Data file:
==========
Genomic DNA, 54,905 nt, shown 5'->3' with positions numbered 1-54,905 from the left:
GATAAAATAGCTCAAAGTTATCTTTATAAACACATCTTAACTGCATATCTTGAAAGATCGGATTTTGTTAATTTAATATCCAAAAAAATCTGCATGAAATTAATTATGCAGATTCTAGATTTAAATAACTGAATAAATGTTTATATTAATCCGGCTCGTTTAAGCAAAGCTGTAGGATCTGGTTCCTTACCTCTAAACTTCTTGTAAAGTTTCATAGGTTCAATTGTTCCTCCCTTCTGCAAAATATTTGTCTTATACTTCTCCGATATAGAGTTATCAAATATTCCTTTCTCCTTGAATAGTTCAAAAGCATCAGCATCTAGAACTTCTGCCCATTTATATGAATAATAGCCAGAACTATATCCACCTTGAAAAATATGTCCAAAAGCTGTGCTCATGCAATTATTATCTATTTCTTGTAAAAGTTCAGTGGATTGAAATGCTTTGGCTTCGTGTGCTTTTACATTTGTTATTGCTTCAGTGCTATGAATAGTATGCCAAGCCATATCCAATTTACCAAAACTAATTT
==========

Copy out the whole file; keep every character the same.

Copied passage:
Genomic DNA, 54,905 nt, shown 5'->3' with positions numbered 1-54,905 from the left:
GATAAAATAGCTCAAAGTTATCTTTATAAACACATCTTAACTGCATATCTTGAAAGATCGGATTTTGTTAATTTAATATCCAAAAAAATCTGCATGAAATTAATTATGCAGATTCTAGATTTAAATAACTGAATAAATGTTTATATTAATCCGGCTCGTTTAAGCAAAGCTGTAGGATCTGGTTCCTTACCTCTAAACTTCTTGTAAAGTTTCATAGGTTCAATTGTTCCTCCCTTCTGCAAAATATTTGTCTTATACTTCTCCGATATAGAGTTATCAAATATTCCTTTCTCCTTGAATAGTTCAAAAGCATCAGCATCTAGAACTTCTGCCCATTTATATGAATAATAGCCAGAACTATATCCACCTTGAAAAATATGTCCAAAAGCTGTGCTCATGCAATTATTATCTATTTCTTGTAAAAGTTCAGTGGATTGAAATGCTTTGGCTTCGTGTGCTTTTACATTTGTTATTGCTTCAGTGCTATGAATAGTATGCCAAGCCATATCCAATTTACCAAAACTAATTT